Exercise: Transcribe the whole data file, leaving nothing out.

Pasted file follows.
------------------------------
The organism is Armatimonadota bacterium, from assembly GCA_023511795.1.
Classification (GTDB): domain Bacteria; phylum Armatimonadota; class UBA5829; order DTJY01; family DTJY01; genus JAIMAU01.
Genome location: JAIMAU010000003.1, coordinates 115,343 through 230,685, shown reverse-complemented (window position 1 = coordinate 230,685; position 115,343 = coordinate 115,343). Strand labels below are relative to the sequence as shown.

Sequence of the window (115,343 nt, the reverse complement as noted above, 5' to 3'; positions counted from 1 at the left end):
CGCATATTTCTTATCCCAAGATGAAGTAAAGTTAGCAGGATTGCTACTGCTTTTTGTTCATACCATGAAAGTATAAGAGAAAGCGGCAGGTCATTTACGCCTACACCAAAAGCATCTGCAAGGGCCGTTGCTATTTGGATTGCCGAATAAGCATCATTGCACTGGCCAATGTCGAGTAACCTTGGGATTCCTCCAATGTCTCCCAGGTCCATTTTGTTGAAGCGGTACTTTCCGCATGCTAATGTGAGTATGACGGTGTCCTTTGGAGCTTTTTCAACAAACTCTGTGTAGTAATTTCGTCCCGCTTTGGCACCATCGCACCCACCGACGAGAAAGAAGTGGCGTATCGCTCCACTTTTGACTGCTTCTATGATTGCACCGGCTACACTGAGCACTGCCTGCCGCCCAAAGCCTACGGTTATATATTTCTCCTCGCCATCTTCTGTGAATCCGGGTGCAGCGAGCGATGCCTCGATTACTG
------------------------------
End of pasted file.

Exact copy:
The organism is Armatimonadota bacterium, from assembly GCA_023511795.1.
Classification (GTDB): domain Bacteria; phylum Armatimonadota; class UBA5829; order DTJY01; family DTJY01; genus JAIMAU01.
Genome location: JAIMAU010000003.1, coordinates 115,343 through 230,685, shown reverse-complemented (window position 1 = coordinate 230,685; position 115,343 = coordinate 115,343). Strand labels below are relative to the sequence as shown.

Sequence of the window (115,343 nt, the reverse complement as noted above, 5' to 3'; positions counted from 1 at the left end):
CGCATATTTCTTATCCCAAGATGAAGTAAAGTTAGCAGGATTGCTACTGCTTTTTGTTCATACCATGAAAGTATAAGAGAAAGCGGCAGGTCATTTACGCCTACACCAAAAGCATCTGCAAGGGCCGTTGCTATTTGGATTGCCGAATAAGCATCATTGCACTGGCCAATGTCGAGTAACCTTGGGATTCCTCCAATGTCTCCCAGGTCCATTTTGTTGAAGCGGTACTTTCCGCATGCTAATGTGAGTATGACGGTGTCCTTTGGAGCTTTTTCAACAAACTCTGTGTAGTAATTTCGTCCCGCTTTGGCACCATCGCACCCACCGACGAGAAAGAAGTGGCGTATCGCTCCACTTTTGACTGCTTCTATGATTGCACCGGCTACACTGAGCACTGCCTGCCGCCCAAAGCCTACGGTTATATATTTCTCCTCGCCATCTTCTGTGAATCCGGGTGCAGCGAGCGATGCCTCGATTACTG